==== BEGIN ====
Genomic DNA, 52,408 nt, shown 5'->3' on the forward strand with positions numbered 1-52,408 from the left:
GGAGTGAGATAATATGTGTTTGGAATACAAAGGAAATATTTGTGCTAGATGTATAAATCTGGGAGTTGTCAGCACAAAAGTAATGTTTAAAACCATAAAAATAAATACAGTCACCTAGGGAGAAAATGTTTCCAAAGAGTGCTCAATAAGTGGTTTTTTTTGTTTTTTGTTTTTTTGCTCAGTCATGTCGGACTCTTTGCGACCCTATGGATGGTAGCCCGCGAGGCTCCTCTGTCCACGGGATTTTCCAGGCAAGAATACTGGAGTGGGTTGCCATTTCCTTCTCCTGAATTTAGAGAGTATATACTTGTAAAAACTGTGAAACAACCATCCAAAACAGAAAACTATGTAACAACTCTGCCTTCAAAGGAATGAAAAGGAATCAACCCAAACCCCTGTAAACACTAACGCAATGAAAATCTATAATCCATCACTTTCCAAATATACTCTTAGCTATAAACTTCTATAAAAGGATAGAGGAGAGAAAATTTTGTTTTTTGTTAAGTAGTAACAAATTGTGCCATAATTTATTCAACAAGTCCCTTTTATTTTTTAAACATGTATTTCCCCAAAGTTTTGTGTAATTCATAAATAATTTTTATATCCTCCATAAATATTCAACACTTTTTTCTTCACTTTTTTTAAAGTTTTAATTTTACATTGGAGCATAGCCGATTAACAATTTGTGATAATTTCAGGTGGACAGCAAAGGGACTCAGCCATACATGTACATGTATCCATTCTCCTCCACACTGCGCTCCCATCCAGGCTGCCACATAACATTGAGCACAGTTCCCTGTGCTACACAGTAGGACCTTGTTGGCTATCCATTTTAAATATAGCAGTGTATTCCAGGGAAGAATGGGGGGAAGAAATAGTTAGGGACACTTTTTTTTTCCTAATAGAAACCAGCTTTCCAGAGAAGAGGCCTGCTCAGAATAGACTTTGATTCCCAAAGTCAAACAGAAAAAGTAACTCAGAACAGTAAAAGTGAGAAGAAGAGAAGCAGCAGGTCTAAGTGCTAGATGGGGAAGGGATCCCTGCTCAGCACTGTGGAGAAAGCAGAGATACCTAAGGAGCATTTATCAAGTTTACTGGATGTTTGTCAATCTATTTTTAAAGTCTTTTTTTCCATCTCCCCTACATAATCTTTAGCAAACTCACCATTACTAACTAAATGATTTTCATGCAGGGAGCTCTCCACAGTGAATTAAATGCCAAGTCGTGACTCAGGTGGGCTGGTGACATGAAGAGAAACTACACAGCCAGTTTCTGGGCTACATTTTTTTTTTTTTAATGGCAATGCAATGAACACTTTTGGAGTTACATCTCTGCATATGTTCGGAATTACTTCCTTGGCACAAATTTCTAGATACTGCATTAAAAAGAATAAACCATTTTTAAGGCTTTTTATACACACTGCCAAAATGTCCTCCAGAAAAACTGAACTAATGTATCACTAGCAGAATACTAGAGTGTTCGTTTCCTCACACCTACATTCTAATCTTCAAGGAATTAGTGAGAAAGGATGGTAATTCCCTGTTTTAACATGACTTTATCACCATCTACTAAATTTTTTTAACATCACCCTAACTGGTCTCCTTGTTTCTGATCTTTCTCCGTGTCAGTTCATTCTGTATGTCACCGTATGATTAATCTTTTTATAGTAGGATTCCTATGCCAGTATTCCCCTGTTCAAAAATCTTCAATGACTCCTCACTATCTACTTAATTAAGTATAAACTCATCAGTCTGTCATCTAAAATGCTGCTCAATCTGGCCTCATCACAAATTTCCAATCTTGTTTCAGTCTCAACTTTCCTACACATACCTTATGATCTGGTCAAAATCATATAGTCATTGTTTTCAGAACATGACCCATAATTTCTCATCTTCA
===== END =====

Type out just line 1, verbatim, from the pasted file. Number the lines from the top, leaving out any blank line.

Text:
Genomic DNA, 52,408 nt, shown 5'->3' on the forward strand with positions numbered 1-52,408 from the left: